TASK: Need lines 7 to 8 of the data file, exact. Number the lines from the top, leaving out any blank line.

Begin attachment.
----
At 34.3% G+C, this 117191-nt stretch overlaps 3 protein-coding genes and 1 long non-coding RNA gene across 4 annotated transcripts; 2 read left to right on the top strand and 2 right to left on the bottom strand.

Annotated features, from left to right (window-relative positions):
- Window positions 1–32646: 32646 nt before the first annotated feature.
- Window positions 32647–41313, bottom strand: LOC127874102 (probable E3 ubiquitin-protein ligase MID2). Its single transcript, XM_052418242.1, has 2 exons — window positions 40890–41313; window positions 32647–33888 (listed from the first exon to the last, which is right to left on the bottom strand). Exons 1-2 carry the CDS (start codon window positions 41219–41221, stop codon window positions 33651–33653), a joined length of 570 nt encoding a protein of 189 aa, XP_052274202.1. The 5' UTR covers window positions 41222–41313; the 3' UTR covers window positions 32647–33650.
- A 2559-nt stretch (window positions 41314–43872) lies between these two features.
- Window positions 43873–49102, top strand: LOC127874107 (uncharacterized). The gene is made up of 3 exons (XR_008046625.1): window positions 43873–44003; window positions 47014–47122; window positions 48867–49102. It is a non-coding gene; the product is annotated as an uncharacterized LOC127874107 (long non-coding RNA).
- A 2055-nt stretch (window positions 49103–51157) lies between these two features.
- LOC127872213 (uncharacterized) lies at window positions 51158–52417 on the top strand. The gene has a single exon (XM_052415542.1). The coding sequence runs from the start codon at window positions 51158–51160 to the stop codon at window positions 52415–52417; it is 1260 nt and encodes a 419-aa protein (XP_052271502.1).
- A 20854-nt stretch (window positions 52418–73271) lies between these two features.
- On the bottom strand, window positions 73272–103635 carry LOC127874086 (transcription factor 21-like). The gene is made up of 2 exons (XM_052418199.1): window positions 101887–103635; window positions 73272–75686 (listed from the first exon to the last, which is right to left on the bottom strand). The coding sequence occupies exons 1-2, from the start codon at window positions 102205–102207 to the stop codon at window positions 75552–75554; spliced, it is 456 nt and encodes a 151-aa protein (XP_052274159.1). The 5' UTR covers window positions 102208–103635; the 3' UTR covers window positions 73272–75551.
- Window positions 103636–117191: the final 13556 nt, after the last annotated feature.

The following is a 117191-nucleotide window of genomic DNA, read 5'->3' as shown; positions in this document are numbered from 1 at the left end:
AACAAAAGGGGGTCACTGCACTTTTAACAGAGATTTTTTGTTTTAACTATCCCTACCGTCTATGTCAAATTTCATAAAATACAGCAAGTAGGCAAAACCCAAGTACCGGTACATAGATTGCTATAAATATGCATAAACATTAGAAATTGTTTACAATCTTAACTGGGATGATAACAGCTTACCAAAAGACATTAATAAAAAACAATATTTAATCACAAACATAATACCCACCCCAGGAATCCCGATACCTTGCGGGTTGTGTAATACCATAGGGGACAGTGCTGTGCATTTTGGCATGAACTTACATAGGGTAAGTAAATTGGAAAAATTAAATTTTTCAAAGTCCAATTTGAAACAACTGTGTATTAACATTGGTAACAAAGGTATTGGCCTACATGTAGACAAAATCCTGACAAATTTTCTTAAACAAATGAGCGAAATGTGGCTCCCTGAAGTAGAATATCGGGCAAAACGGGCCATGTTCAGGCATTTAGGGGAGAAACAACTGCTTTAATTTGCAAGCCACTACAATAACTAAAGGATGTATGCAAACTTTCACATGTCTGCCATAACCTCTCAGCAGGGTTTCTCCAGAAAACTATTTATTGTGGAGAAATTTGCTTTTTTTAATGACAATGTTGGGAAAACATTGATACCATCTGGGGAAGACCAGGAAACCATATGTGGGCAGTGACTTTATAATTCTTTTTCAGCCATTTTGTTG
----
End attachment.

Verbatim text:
- A 2055-nt stretch (window positions 49103–51157) lies between these two features.
- LOC127872213 (uncharacterized) lies at window positions 51158–52417 on the top strand. The gene has a single exon (XM_052415542.1). The coding sequence runs from the start codon at window positions 51158–51160 to the stop codon at window positions 52415–52417; it is 1260 nt and encodes a 419-aa protein (XP_052271502.1).